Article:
Saturday, April 05, 2008
Although my flooded basement is not fun (those soggy cardboard boxes are heavy!), the Falls of the Ohio are still interesting in the flood season. The river boat captains used to say that the Ohio was frozen 3 months a year, flooded 3 months a year, and dry the rest of the year. In the early years, river pilots would be glad to see this much water so they could float the boats stuck on the rocks for months. I hope our floods don't last 3 months this year! The water completely covers all the fossil beds and walking trails along the river. Some trees host large logs wedged in their upper branches. Entire tree trunks bob gently in the eddies, while other large trees float downstream, carrying Ring Bill Gulls along for the ride. What is that squeaking sound? It's the sound of timbers rubbing against each other. The water lapping against the bank sounds like gentle ocean waves. The current in mid-river races downstream, plunging over the dam wall. The current in front of the bird deck flows upstream so slowly it hardly seems to move at all. A child's plastic slide takes all morning to move a few feet downstream in this eddy. Someone will spend hours with a chain saw cutting the logs into pieces to clear the paths. Logs not blocking a path or sidewalk will be left alone. The river will take care of them next year. Several sorts of birds hop from log to log in the shallow backwaters. Pileated woodpeckers dart from one tree to the next over the water. A group of Mallards take a break from swimming and climb on a floating log to preen for a bit. It's not quite breeding season for a pair of Hooded Mergansers, and I had to check the field guide to discover they were actually Mergansers in eclipse plumage. Cormorants perch on a half-submerged snag to dry their feathers after diving for their fish breakfast. Some brown Swallows swoop by, the first since last summer . They seem too big for a Bank Swallows, and sometimes the Tree Swallow is brown. A beaver slides into the water from a tree crotch, and heads towards shore, while a ground hog strips the fresh leaves from a bush in the rocks. Until he moved, he looked like a rock himself. We are all serenaded by the Red Winged Blackbirds and Mockingbirds singing from the top of the trees not floating in the water.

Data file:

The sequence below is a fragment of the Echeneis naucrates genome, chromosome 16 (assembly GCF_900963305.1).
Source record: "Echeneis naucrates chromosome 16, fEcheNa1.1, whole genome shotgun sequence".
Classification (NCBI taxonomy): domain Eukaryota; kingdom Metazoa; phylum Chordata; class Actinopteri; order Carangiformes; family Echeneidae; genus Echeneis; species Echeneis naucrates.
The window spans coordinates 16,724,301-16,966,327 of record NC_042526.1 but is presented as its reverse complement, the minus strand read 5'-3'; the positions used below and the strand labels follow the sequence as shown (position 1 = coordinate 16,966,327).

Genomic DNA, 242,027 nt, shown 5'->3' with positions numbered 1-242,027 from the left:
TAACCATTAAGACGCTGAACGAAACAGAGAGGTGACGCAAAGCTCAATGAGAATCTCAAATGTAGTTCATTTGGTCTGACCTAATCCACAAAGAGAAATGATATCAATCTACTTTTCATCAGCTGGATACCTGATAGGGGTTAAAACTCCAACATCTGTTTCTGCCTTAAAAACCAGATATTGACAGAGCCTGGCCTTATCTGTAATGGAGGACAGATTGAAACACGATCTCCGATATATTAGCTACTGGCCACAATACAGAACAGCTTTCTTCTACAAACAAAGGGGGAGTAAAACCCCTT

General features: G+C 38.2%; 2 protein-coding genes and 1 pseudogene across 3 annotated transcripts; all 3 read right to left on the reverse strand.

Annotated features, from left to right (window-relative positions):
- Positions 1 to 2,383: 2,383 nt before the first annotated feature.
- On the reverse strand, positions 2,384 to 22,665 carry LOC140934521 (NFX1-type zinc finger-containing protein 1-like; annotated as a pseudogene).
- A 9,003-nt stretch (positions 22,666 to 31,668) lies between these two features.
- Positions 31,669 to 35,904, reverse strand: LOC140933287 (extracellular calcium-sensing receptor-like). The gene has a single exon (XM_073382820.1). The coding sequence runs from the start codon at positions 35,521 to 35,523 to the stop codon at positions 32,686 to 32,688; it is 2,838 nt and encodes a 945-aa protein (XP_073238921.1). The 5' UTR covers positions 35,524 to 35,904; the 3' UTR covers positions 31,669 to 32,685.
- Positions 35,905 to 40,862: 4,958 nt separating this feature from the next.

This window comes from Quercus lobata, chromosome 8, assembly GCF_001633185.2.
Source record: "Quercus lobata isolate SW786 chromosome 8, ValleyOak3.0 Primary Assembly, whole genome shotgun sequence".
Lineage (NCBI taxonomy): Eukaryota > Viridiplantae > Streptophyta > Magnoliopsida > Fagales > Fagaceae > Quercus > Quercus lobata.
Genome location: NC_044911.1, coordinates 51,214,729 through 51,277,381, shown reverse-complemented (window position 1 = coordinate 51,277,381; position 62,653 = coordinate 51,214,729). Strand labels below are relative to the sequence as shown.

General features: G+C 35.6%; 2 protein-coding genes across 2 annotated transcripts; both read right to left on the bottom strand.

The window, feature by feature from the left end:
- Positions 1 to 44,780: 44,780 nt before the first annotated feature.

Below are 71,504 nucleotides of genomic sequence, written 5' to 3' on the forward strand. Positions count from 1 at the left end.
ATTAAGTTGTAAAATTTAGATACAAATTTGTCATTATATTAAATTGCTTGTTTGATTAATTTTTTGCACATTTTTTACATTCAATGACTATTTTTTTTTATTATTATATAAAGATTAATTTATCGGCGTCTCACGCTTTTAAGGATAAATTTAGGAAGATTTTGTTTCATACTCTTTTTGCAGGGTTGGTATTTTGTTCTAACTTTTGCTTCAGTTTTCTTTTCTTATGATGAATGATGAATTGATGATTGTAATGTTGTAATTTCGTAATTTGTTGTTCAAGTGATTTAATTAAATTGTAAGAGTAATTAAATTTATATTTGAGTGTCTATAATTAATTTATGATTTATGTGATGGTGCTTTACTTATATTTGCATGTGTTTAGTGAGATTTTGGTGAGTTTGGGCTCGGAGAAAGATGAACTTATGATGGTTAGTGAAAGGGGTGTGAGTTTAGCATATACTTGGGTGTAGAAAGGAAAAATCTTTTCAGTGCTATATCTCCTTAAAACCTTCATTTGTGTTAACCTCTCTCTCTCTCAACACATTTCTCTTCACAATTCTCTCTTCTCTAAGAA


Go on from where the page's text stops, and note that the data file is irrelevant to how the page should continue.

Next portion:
Leaves and flowers are just beginning to bud. I don't usually think of trees as flowering plants, and never noticed the many variations in tree flowers before. Crab apples and red buds are easy to identify in bloom, but I am not sure of the species I saw blooming today. Look at the shapes! It's hard to appreciate these tiny flowers hanging 20-30 feet above your head. Trying to get close enough for a good photo, and to get my camera to focus on a small target is a challenge.
We had more visitors this morning than expected, given the high water and brisk temperatures. They were all astounded to see photos of the river in August, and I invited them to come back when they could really enjoy the fossil beds. In the meantime, we rummaged through my Box O' Rocks as a sample of what they might find come summer. Earth Day is the next festival at the Falls. Earth, Air, Fire and Water - the four elements. Who needs any more?